TEMPE, Ariz. -- Five years ago, the Arizona Cardinals went into a Thanksgiving road game against the Philadelphia Eagles with a 7-4 record and eyes on a postseason berth.
They lost by a score of 48-20, and the game wasn't even that close.
Earlier this week, Cardinals coach Bruce Arians said handling prosperity can be a great challenge for a football team, and it's something Calais Campbell- - a rookie in 2008 -- said was a problem.
"That was something that was new around here," he said of success. "You could tell people weren't really used to that. But it felt good and we weren't sure if we could keep it up."
Campbell said the team got a bit too "big-headed," but ultimately everyone learned from the rough stretch that game was a part of. From that team, only Campbell, Larry Fitzgerald, Darnell Dockett, Lyle Sendlein and Karlos Dansby remain, and the linebacker says there was plenty to be learned from that fateful night.
"We didn't play disciplined in that game at all," Dansby said. "We weren't trusting the guys next to us and we didn't play together. It's a totally different team, totally different atmosphere."
Led by Kurt Warner and a high-powered offense, the ‘08 team was coming off a home loss to the New York Giants before heading out on a short week for the primetime matchup. The Eagles game was the Cards' second defeat in a row, and one of what would be four losses in a five-game span. In about a month, the team went from 7-3 to 8-7, ultimately finishing 9-7.
Things are certainly different this season, as the Cardinals are riding a four-game win streak led by an elite defense and an offense that seems to be finding its way. Campbell said the '08 team did not find its stride until later in the season, but thinks this year's squad has done so already.
"Which could be a bad thing," he admitted. "But hopefully we're strong-minded enough to take a step back and make sure we know that we can't relax, we can't lose that beat. We have to keep this momentum going week in and week out.
"And even if we have a bad day and we lose a game, hey, you've got to keep balling. Step up and keep coming. Hopefully we don't have to lose another game, but if it happens we've got to respond. That's good football. The best teams respond."
Though they're in excellent position with regards to the playoffs, the Cardinals have still yet to really prove they are one of the league's best teams. They've beaten good teams as well as won on the road, but they have yet to beat a good team on the road.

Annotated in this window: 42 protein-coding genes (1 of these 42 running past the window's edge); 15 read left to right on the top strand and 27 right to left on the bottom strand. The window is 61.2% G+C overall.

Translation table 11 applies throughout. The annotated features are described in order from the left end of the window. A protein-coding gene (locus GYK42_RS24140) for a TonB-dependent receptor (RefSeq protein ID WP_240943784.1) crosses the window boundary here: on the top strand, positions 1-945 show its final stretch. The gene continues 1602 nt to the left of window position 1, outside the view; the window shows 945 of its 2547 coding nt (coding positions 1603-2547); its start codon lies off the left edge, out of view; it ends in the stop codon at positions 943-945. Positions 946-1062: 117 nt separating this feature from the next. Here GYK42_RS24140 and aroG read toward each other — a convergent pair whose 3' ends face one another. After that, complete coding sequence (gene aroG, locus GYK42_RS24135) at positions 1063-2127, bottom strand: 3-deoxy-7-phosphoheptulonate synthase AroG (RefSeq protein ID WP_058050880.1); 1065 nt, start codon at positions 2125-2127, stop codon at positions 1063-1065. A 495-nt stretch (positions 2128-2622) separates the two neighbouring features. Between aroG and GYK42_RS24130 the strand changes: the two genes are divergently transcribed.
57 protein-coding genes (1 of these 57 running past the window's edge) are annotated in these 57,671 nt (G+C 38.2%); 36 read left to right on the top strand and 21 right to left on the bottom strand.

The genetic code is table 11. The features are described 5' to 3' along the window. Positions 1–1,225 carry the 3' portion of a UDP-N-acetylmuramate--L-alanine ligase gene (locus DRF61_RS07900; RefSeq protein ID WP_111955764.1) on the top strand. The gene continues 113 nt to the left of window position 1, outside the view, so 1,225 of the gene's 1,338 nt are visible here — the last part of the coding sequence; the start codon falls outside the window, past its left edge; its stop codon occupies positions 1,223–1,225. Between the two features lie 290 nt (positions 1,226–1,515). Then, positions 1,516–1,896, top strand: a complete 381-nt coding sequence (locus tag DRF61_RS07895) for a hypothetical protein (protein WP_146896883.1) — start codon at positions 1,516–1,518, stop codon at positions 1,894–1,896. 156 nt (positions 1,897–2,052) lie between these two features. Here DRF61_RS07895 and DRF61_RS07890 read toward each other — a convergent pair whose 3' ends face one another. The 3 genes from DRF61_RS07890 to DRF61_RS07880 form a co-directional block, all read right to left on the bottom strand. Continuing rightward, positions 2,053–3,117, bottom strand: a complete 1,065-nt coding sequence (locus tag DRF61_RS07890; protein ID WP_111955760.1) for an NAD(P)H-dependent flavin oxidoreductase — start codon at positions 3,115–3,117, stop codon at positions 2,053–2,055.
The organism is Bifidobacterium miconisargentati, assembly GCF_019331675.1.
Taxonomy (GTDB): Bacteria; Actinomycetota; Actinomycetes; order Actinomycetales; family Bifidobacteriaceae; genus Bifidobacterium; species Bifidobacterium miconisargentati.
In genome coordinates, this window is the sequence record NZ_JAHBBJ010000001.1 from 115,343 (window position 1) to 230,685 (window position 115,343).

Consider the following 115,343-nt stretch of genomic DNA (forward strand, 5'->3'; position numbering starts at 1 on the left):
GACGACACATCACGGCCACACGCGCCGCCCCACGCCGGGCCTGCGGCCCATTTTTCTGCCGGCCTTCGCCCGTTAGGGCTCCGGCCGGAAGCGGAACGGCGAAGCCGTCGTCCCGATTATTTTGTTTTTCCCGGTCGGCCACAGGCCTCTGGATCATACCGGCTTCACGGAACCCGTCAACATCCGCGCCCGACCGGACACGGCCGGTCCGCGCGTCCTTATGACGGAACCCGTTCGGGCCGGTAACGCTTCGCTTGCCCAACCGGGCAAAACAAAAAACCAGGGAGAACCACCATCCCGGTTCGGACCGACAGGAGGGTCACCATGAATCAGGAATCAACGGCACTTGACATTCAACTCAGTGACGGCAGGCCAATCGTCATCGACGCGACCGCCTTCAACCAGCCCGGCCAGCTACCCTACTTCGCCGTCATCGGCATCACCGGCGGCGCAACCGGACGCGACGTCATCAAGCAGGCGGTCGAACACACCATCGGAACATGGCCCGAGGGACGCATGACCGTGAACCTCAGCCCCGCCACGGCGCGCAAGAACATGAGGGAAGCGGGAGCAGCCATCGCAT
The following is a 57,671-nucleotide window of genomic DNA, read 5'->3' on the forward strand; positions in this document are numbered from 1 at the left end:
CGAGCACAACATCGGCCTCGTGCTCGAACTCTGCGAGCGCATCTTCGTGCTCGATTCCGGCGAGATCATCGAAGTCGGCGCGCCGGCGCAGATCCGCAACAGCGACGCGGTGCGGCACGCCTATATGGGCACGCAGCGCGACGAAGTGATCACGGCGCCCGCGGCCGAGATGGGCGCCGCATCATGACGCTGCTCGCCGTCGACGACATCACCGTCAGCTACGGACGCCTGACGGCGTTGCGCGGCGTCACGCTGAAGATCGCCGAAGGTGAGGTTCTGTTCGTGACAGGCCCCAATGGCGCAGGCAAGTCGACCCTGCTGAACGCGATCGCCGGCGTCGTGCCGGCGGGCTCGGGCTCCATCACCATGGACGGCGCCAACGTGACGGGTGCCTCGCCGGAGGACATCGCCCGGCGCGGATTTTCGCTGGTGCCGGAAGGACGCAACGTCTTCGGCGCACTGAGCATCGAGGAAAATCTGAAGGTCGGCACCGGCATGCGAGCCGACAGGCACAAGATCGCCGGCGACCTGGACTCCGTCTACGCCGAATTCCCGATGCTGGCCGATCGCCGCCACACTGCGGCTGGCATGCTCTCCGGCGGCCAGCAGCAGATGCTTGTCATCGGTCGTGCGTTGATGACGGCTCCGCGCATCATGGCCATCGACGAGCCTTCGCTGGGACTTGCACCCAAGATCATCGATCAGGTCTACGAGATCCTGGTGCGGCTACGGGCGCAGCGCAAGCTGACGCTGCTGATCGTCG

Sunday, they'll play a good team that, like them, has playoff aspirations.
"I know that this team, this year understands the fact that every game we play from now on is going to be a playoff environment-type of game," Sendlein said. "Especially, everyone also understands the fact that Philadelphia is trying to win their division, and we realize that we're in the way of them trying to get their division and they're in the way of us trying to get to the playoffs."
It's that attitude that, whether learned because of what happened in 2008 or just knowing how the NFL works, may help this year's team avoid the late-season swoon their predecessors dealt with.
"I think that we have a clear understanding of what it takes to be a championship team, and those other guys who came here from other teams who have played in the playoffs, they all know," he said. "So I feel like this team is a lot wiser than that team was."
Experience has to count for something.
Apparently the Eagles game -- along with the late-season skid it was a part of -- taught the Cardinals a valuable lesson that season, as the team advanced to Super Bowl XLIII by way of a NFC Championship Game win over the same Eagles team that had trounced them just months before.
Few saw that coming, especially with the way things went on Thanksgiving. Of all the recipes used that day, though, that would ended up being the best.
"Honestly, if we can have the same results to the season, make a Super Bowl run, they can have this week," Fitzgerald joked.